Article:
Researchers from the Department of Materials Science at the University of Cambridge and Optoelectronic Research Centre at the University of Southampton have conducted a study on the phase change memory materials using advanced equipment and MEMS sensors.
The researchers examined the behavior of these semiconductors when they were heated rapidly at about 10,000°C per second. The collaborative study results have shown that crystal growth rates of the phase change materials are much faster than expected and also their growth behavior does not depend on the environment.
Professor Dan Hewak at the University of Southampton stated that they have been performing research on innovative phase change materials and glasses for more than a decade. However, understanding the crystallization and melting behaviors of these materials when heated, has been limited to the heating rates of up to 10°C per minute by using traditional thermal analysis methods. In order to enhance the memory devices, it is necessary to understand the properties of the materials at the same heating rates, concluded Dan Hewak.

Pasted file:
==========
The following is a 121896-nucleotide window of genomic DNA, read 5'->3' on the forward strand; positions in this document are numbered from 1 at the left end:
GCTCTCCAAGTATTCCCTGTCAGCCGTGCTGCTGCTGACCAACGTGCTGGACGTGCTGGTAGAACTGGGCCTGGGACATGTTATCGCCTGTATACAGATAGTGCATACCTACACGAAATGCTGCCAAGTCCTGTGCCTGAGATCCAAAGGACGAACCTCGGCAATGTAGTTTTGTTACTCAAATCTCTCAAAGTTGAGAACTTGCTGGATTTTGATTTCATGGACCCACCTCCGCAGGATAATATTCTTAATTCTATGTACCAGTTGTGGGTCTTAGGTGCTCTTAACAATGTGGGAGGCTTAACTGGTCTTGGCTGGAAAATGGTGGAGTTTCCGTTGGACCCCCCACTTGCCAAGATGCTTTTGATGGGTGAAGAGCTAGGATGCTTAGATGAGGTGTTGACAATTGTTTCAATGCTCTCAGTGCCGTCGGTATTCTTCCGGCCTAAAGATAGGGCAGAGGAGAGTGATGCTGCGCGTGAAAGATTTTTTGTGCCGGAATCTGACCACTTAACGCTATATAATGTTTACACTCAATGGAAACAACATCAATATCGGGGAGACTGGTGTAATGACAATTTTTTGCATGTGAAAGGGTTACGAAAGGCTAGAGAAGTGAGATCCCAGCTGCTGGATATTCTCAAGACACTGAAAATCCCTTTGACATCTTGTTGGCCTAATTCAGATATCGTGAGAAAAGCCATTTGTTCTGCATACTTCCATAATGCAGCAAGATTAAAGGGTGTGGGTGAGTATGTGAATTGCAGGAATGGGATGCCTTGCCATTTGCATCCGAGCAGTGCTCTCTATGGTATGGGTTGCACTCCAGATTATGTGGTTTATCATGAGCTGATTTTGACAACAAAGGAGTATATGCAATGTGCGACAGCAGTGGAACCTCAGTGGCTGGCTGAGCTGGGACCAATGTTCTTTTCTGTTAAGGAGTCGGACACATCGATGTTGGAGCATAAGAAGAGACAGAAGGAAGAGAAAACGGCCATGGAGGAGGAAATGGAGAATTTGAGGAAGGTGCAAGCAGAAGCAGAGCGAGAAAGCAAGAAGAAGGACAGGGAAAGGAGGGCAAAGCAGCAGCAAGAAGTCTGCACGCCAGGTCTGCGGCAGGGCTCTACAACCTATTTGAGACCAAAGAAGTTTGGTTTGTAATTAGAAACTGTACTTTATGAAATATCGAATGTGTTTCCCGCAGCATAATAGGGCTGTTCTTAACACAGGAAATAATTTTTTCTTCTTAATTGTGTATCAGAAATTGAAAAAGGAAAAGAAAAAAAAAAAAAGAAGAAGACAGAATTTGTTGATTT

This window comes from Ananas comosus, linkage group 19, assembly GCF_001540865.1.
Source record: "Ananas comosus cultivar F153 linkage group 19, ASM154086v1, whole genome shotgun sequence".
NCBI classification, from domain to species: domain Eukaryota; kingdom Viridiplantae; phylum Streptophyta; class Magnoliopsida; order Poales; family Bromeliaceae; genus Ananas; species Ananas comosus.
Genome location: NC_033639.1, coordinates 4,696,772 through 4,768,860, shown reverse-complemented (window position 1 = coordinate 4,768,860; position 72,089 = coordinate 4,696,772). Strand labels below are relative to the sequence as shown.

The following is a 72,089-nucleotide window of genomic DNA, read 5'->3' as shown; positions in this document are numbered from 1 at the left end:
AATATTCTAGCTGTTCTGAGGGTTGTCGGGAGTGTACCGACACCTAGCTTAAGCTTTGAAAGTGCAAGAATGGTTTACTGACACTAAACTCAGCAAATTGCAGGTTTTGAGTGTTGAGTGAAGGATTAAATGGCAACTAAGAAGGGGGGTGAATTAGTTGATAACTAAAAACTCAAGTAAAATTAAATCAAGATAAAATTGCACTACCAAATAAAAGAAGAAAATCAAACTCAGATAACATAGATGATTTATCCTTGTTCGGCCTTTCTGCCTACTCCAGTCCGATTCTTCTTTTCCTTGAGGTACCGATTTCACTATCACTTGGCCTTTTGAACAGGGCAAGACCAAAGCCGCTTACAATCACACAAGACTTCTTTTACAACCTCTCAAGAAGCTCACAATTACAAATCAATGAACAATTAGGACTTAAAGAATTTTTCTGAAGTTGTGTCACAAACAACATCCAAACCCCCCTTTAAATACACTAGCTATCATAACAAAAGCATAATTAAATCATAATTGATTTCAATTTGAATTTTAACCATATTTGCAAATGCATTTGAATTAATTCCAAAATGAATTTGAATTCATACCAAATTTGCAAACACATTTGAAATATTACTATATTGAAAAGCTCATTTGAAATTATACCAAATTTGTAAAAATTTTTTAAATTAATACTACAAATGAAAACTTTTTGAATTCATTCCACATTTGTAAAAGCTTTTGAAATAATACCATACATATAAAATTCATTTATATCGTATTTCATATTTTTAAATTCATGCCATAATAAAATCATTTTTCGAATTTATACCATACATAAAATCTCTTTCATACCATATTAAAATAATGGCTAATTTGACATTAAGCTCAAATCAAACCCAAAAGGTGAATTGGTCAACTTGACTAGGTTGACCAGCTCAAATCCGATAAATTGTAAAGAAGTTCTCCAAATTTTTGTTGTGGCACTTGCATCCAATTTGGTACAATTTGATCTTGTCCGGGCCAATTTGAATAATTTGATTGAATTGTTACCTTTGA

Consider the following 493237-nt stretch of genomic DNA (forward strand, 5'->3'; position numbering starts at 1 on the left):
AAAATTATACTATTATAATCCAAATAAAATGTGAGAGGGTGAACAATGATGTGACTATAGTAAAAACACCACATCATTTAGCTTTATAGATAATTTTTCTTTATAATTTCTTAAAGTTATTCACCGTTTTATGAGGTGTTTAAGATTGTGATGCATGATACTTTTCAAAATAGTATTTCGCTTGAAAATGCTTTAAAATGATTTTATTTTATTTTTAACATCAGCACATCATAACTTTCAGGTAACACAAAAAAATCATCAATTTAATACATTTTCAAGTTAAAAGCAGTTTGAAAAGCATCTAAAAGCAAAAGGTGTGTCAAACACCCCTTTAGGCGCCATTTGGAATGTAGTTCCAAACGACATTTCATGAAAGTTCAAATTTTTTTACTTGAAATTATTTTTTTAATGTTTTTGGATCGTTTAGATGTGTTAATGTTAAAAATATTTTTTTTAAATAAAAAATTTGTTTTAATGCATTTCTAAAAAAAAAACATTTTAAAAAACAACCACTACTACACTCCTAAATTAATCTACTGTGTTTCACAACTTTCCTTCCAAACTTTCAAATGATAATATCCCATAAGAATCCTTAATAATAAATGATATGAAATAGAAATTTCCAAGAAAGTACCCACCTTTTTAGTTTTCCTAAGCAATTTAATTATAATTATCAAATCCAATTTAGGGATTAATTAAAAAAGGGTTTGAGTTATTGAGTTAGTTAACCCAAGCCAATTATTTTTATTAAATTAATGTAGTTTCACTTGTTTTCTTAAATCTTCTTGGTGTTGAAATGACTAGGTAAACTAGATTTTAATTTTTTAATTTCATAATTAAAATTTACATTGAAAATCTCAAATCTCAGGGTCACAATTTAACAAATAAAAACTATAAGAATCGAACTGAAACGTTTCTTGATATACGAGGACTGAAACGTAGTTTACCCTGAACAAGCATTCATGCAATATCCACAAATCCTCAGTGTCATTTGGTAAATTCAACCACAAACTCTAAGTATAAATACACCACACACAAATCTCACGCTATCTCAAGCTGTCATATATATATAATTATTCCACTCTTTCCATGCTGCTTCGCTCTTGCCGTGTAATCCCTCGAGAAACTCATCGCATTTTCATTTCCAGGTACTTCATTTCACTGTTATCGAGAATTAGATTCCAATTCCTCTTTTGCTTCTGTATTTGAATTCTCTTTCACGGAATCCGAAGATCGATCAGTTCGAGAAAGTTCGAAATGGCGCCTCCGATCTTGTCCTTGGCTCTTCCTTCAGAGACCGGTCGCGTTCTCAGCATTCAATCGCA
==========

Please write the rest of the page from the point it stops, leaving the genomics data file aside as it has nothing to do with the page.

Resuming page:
This breakthrough is very important as it provides an entirely new insight in understanding the rapid changes that happen in the materials used for fabricating memory devices, quoted Professors Martin Salinga and Matthias Wuttig from the RWTH Aachen University based in Germany.
The process of reading and writing data in optical memory devices like DVDs and CD-RWs and emerging electronic memory devices can occur at very high speeds of nanoseconds. However, the changes that take place in these materials upon heating can be understood through experiments, where heating rates are very slow. Thus, understanding the behavioral changes of materials can lead to the development of smaller, faster and highly energy-efficient communication devices.